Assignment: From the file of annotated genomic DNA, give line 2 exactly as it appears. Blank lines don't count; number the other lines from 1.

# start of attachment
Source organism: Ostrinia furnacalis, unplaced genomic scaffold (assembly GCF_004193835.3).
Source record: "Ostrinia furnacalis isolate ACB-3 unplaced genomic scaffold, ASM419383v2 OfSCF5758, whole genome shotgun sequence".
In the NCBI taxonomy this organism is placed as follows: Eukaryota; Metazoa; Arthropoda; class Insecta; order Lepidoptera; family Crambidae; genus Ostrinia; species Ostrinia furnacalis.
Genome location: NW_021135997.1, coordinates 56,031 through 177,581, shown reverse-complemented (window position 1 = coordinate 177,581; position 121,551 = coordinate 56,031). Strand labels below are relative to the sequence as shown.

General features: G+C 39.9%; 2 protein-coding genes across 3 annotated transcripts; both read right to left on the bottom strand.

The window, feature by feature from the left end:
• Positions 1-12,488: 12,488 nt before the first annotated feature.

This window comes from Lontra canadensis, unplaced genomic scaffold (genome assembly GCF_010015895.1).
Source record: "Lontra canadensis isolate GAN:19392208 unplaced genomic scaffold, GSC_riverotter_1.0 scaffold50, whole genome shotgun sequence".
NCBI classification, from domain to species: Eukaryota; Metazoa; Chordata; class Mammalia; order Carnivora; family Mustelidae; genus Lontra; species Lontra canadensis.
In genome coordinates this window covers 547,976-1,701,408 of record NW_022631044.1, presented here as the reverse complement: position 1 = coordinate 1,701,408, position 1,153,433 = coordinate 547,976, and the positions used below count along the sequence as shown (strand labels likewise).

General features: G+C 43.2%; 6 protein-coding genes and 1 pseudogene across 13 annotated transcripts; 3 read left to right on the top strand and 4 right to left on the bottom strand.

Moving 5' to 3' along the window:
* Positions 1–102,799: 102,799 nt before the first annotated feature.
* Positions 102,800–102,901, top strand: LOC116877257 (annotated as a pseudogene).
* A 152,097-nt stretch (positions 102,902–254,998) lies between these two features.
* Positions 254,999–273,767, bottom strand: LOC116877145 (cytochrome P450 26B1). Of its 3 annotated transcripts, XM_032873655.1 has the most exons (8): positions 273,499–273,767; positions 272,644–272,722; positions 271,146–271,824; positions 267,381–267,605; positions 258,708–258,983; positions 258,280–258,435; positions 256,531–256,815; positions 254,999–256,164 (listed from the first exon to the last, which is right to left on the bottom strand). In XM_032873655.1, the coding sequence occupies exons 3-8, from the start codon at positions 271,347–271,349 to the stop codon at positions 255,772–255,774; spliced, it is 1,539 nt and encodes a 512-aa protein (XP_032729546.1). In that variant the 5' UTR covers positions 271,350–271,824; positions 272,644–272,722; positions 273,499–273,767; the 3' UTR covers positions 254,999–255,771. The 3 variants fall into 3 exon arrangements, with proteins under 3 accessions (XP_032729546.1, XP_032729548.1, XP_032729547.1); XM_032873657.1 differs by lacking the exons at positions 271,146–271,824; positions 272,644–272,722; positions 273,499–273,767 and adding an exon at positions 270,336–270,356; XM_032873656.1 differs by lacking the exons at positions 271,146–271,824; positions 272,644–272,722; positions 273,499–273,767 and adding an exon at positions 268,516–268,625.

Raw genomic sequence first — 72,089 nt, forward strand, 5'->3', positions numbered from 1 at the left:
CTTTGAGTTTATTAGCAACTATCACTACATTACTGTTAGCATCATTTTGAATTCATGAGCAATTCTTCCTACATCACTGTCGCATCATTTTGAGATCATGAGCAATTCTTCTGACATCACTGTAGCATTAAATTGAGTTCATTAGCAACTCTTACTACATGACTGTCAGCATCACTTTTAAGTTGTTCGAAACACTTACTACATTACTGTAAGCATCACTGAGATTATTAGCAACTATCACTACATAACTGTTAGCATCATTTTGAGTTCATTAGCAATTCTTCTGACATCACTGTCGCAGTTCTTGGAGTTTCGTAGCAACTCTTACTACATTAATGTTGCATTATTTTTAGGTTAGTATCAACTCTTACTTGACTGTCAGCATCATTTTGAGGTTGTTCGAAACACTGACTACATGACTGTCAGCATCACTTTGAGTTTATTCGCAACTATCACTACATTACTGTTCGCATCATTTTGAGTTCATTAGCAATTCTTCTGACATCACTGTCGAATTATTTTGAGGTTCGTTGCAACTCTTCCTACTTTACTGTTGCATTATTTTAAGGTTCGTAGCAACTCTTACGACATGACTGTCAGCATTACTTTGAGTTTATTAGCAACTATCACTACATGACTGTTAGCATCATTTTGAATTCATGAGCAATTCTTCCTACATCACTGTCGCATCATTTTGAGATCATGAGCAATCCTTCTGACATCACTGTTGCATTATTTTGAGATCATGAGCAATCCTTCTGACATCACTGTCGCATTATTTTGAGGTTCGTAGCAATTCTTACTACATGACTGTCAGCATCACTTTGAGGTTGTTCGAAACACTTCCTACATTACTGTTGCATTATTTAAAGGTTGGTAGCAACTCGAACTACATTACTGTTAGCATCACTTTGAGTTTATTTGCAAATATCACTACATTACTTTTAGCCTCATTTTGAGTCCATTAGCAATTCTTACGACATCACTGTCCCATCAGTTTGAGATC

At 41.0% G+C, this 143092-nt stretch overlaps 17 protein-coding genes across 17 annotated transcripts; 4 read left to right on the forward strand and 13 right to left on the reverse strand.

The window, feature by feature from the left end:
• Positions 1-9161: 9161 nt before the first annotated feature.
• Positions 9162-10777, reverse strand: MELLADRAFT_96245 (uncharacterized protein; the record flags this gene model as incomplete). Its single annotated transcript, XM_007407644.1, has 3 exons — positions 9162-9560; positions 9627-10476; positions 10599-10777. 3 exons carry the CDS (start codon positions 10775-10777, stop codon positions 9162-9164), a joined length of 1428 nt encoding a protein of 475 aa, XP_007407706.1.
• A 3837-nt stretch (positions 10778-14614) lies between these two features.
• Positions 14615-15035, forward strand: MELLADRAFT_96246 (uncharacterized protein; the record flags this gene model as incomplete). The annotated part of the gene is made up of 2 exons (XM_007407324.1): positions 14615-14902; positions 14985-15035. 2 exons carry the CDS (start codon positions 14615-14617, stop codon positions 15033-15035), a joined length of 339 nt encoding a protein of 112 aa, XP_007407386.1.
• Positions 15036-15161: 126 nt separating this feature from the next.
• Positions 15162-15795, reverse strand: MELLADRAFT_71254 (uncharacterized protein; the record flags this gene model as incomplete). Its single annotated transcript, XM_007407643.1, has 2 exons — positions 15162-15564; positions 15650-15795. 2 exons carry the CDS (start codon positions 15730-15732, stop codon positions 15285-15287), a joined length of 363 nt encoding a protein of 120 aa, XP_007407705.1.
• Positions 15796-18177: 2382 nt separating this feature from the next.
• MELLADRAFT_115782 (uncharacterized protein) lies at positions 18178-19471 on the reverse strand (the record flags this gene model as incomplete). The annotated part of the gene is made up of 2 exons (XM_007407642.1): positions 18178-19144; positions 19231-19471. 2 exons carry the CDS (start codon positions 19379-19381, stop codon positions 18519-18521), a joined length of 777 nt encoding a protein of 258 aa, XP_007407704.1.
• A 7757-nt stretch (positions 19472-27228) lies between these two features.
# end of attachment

Source record: "Ostrinia furnacalis isolate ACB-3 unplaced genomic scaffold, ASM419383v2 OfSCF5758, whole genome shotgun sequence".